Move forward. That’s the sentiment more than 50 student designers conveyed at VCUarts’ annual fashion show, “Momentum.” The event attracted hundreds of VCU faculty, students and community members to Main Street Station’s Train Shed May 10.
“It really helps put (student designers) on the map,” said Madeleine Murrow, the student director of Thursday’s show. “They’re using their skills to move forward in their work.”
The runway show consisted of 27 junior designers and 25 senior designers, four of which were featured from VCUarts Qatar. Each designer showed a collection of about three to six outfits, featuring a variety of garment types.
“Momentum” was split into showcase categories: dresses, knitwear, menswear, womenswear, senior collections and VCUarts Qatar senior collections. Junior designers presented within the first four showcase categories — seniors showed their collections at the end of the show.
Senior designer Paloma Correal presented a collection featuring cream and orange-colored flowing fabrics inspired by her Colombian heritage.
Named “Fruta Fresca,” which means ‘fresh fruit” in Spanish, Correal’s collection began with cream-colored garments. As the assembly continued, she incorporated more color.
“Women sort of close themselves off a bit, and the white represents nostalgia,” Correal said. “The pop of color, the orange, is when she is ready to bloom and overcome her obstacles; she feels vulnerable.”
Working with natural-fiber fabrics — including linens, wool and silk imported from Colombia — Correal ended her collection with a bright-orange structured dress.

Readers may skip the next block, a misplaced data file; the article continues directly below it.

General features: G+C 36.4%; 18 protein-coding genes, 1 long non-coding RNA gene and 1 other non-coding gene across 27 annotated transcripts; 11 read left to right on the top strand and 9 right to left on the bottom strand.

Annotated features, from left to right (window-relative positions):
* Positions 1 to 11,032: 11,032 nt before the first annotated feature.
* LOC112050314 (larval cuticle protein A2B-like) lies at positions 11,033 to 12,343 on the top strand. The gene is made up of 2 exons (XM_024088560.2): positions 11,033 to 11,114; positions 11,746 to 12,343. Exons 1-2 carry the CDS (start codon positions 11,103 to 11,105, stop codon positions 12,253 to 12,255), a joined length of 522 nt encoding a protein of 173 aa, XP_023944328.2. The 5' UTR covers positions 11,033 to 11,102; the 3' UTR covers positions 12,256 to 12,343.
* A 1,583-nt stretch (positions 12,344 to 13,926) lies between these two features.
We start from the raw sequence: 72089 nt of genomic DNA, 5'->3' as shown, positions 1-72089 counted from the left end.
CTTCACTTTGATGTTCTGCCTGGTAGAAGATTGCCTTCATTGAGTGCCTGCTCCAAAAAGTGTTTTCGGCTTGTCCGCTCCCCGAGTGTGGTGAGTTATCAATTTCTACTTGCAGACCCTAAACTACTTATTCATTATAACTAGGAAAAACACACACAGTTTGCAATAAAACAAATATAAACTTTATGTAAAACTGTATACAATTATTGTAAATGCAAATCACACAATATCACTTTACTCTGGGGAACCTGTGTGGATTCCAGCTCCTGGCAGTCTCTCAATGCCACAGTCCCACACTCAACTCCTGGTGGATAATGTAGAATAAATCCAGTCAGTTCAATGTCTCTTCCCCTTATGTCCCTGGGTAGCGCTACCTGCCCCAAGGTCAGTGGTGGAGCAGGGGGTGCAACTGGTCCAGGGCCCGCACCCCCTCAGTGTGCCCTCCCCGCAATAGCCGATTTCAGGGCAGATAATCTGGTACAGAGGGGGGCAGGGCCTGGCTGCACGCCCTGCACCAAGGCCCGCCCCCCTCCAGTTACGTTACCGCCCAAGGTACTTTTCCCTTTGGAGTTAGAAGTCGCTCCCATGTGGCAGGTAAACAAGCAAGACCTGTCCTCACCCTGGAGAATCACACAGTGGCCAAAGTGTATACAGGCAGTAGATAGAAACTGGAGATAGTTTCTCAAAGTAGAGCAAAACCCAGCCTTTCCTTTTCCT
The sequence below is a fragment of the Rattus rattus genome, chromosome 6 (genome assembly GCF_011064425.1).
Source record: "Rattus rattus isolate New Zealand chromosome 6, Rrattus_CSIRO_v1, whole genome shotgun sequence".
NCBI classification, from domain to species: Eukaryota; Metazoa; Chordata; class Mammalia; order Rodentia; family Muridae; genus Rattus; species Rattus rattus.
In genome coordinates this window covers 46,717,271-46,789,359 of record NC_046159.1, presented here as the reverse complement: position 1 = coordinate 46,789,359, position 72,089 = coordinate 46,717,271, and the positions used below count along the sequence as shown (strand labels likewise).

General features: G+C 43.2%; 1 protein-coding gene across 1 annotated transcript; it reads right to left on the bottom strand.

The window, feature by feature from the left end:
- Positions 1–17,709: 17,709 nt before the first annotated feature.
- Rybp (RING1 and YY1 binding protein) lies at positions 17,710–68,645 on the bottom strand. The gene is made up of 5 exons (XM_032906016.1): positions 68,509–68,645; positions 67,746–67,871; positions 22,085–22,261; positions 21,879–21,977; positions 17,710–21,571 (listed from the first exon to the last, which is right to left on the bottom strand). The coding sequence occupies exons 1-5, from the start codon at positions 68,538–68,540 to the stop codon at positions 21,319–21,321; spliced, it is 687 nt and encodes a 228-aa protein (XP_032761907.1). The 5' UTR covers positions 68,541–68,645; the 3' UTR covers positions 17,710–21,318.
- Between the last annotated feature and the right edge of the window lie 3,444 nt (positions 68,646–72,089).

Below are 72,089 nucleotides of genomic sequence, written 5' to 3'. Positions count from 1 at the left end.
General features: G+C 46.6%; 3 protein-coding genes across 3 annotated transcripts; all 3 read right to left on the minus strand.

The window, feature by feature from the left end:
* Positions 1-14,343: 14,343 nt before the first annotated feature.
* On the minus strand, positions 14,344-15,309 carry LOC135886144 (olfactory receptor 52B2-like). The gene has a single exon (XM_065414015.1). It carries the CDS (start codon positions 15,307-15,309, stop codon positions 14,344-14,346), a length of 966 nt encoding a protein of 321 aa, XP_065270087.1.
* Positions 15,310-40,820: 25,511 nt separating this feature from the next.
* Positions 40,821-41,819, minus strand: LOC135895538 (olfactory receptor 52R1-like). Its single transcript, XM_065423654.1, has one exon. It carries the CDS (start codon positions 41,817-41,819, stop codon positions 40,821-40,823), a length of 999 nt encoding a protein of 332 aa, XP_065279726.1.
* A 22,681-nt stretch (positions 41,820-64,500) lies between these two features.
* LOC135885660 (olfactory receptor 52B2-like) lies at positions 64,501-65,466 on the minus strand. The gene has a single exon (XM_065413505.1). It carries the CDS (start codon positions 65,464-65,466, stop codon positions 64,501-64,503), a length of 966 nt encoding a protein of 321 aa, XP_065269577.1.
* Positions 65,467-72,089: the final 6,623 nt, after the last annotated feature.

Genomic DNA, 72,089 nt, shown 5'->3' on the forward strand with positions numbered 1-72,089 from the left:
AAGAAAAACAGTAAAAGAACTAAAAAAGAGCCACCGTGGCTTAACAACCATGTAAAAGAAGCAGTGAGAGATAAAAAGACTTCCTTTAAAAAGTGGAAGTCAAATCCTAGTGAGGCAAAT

“The last dress represents the woman who is ready to show her colors to the world,” Correal said.
Finding inspiration from a similar place, senior designer Karis Lee said her collection is inspired by her mother and Korean ancestry. Her ready-to-wear womenswear line featured silky fabrics. It ended with a deep green midi-length dress, which Lee said embodied her mother’s essence of elegance and simplicity.
“She’s very tasteful, graceful the way she carries herself,” Lee said. “When she makes mistakes she owns up to it. How she is and who she is really inspires me.”
Both Correal and Lee said they hope to see the fashion world become more sustainable and diverse as they enter the industry.
VCU stands currently as the number one public art school in the U.S., according to U.S. News & World Report. Murrow said she expects an event like “Momentum” to help build VCUarts’ credibility and prominence.
“I really hope (people) recognize the amazing work that the VCU fashion department does,” Murrow said. “Since (this year’s show) is on a larger scale, it has blown previous years out of the water.”
The event attracted high-profile attendees like Richmond Mayor Levar Stoney and Pres. Michael Rao and included speeches by VCuarts dean Shawn Brixey and department chair of fashion design and merchandising, Patricia Brown.
Halfway through the show, Momentum displayed a children’s collection from VCUarts Qatar on TV screens. The video showed children modeling a variety of garments including dresses, coats and knitwear.
Murrow said Main Street Station offered VCU fashion students options to display garments more creatively. The show featured a non-traditional runway — models walked down two separate rows to present the clothing.
“No two collections look the same,” Murrow said. “(Momentum) is really just showing how (designers) don’t have to go one direction with design.”
To read more about the senior designers and merchandisers featured in the 2018 Momentum show, visit arts.vcu.edu.
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